My parents bought their first 486DX33 in 92 and that had the typical setup of 4mb ram, s3 ISA graphics (1MB), Creative SB with CD-ROM, ~500MB HDD, 14" No named CRT and a Cannon Printer. It was a very expensive computer at the time. From memory it cost them over A$2K. We upgraded it over time with an extra 4MB ram and the DX2 66 CPU. THis is what most of us had at the time. VLB wasn't a thing for the home user where we were.

The next computer i made them buy because I was in Year 11 was in 1998, It was a P200MMx with 16MB EDO ram, S3 Virge 4MB (Can't recall what one) and Seagate 2GB HDD, ordinary CMI 8330 ISA sound (Replaced by SB very soon after) and running Win98. It was considered to be one of the fastest computers at the time that Normal people would own. The tower itself was about A$1.5K

These are the computers i am recreating,
Why?
Because that had the limitations of the time.
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Re: My Unfortunate 486 Build

Postby treeman » 2019-7-13 @ 23:42

You had the top system in 92, in Melbourne in late 92 my parents bought me a used 286 AT 12mhz I think cga gfx crt etc for $500 aud. Trading games at school on 5 1/4 disks was very exciting
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Re: My Unfortunate 486 Build

Postby flakes » 2019-7-14 @ 06:04

The way i now look at VLB is the same as the 820 chipset with RD Ram (Rambus) for P3, Sure it was quicker than the 810/815 with PC133 SD-Ram but not many people had it because it was expensive.
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Re: My Unfortunate 486 Build

Postby SirNickity » 2019-7-18 @ 19:18

I dunno -- I agree with canthearu here. Early 486s were expensive because they were new, and didn't offer a whole lot more than similarly-spec'd 386s. My first 486 was an SX25 with ISA only, so yeah I get it, not everyone had VLB. But in many ways, my dad's 386DX33 could trump my 486. When I upgraded the board to VLB with a DX2/66, the tables turned. It may have been a short-lived solution, but it was an extremely prolific one due to the cost of a Pentium for quite some time thereafter.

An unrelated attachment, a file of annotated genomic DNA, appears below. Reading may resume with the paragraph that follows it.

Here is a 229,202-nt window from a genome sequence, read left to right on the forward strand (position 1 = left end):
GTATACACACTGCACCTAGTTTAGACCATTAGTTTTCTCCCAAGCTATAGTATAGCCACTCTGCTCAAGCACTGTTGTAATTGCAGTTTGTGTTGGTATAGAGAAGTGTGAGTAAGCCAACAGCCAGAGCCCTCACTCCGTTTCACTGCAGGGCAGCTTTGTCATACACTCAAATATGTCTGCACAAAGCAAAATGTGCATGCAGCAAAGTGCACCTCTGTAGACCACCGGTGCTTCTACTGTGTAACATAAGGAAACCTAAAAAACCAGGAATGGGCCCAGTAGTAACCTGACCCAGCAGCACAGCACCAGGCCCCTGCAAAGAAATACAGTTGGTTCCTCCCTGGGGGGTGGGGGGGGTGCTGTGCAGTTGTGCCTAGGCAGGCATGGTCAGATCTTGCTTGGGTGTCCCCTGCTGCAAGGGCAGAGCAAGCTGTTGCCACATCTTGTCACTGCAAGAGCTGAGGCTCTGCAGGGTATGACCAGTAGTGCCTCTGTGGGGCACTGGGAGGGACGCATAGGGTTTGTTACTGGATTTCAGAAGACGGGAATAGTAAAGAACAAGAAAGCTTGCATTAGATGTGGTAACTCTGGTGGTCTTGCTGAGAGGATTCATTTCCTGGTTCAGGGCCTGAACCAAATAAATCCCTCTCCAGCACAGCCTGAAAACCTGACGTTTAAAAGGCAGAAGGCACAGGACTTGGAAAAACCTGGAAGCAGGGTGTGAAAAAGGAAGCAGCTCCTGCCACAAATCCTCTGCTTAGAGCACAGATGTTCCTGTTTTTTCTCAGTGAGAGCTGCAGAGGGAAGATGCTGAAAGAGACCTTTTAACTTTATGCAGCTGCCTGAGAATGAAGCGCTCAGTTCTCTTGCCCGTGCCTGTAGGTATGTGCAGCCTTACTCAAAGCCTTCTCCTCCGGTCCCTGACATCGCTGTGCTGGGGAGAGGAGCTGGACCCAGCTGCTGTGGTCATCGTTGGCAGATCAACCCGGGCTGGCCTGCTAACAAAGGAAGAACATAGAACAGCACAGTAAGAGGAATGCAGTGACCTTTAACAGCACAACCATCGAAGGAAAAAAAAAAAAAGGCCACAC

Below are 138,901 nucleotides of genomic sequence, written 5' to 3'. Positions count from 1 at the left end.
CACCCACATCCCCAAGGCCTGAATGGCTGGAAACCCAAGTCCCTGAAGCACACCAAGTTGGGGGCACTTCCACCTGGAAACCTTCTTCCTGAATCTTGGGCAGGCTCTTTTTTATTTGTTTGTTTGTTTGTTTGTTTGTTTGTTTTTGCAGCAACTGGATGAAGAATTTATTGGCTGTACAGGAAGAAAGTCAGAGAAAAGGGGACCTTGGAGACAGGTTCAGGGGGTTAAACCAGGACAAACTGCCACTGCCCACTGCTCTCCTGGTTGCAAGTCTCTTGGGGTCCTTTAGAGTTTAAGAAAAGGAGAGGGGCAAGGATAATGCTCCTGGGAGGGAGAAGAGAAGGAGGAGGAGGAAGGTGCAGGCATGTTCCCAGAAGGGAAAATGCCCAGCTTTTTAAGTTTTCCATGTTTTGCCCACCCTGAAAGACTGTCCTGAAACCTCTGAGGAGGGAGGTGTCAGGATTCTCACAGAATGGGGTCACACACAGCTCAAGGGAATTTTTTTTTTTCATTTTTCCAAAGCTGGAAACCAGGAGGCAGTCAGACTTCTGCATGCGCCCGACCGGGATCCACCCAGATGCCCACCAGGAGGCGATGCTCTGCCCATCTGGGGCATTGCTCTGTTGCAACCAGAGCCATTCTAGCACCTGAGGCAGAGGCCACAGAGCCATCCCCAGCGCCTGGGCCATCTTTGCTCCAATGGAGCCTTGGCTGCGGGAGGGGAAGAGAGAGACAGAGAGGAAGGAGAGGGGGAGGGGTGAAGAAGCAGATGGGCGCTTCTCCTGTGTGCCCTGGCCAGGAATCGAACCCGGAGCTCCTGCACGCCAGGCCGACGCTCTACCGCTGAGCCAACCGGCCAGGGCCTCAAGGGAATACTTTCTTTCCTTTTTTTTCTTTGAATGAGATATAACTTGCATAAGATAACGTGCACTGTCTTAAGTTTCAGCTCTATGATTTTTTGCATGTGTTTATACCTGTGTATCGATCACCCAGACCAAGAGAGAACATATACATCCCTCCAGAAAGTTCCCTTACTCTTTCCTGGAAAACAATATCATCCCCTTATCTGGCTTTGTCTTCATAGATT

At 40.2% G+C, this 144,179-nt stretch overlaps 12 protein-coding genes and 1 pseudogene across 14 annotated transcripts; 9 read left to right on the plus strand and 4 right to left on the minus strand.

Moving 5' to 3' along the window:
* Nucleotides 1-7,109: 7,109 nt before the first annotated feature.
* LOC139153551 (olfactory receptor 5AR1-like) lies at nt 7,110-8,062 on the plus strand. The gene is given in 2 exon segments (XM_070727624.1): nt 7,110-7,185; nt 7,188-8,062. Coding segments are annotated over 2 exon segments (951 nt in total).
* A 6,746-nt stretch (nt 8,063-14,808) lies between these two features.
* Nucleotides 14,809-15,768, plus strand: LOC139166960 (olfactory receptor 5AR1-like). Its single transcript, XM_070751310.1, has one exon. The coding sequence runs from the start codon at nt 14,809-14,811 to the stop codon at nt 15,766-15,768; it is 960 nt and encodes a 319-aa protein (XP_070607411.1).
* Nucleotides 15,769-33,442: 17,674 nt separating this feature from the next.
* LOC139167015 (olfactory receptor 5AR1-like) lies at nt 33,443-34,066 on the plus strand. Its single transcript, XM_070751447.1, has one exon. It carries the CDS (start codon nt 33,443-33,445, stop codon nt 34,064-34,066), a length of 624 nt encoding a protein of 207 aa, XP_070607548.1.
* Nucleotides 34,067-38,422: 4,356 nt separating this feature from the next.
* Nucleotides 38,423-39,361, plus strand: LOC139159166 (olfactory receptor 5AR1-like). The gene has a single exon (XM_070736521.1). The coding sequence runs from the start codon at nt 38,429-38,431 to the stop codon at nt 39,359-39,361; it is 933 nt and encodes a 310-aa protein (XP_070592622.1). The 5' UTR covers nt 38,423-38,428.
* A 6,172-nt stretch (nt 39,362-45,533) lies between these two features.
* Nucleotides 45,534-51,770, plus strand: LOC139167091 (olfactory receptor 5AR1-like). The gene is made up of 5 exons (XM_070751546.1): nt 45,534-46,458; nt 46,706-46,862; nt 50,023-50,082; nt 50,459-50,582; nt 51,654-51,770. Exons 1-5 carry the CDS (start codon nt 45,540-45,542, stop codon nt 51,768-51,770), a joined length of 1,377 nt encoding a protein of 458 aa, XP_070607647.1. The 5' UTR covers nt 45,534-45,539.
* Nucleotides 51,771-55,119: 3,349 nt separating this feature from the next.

There's no right answer in the retro hobby. You do what you want. But, rationally (such that any of this is rational, anyway), an ISA 486 is either bottlenecking the CPU, or you're using a low-end SX and may as well just build a 386.
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Re: My Unfortunate 486 Build

Postby badmojo » 2019-7-18 @ 21:04

My fambly got a VLB based 486 SX33 in 93 - a “cheap” clone from one of those dodgy fly by night stores way out in the suburbs; still thousands of dollars. It was the hottest system amount my circle of friends, briefly.
If it's broke, then fix it!
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Re: My Unfortunate 486 Build

Postby Anonymous Coward » 2019-7-21 @ 07:23

VLB was pretty standard in North America on 486 machines made after 1992. VLB is really 1993 technology. I think it came out right at the end of 1992...like in November or December, and it was a pretty big deal. Even prior to VLB, not all 486s were purely ISA. Many OEMs had their own proprietary local buses, and EISA and MCA was available with the 486 at introduction.

My 486-33 was ISA only, and it was pretty decent with graphics until you wanted to go beyond 800x600 at 256 colours, which only ever happened in Windows. By the time software could actually take advantage of better graphics, you would have wanted a Pentium anyway.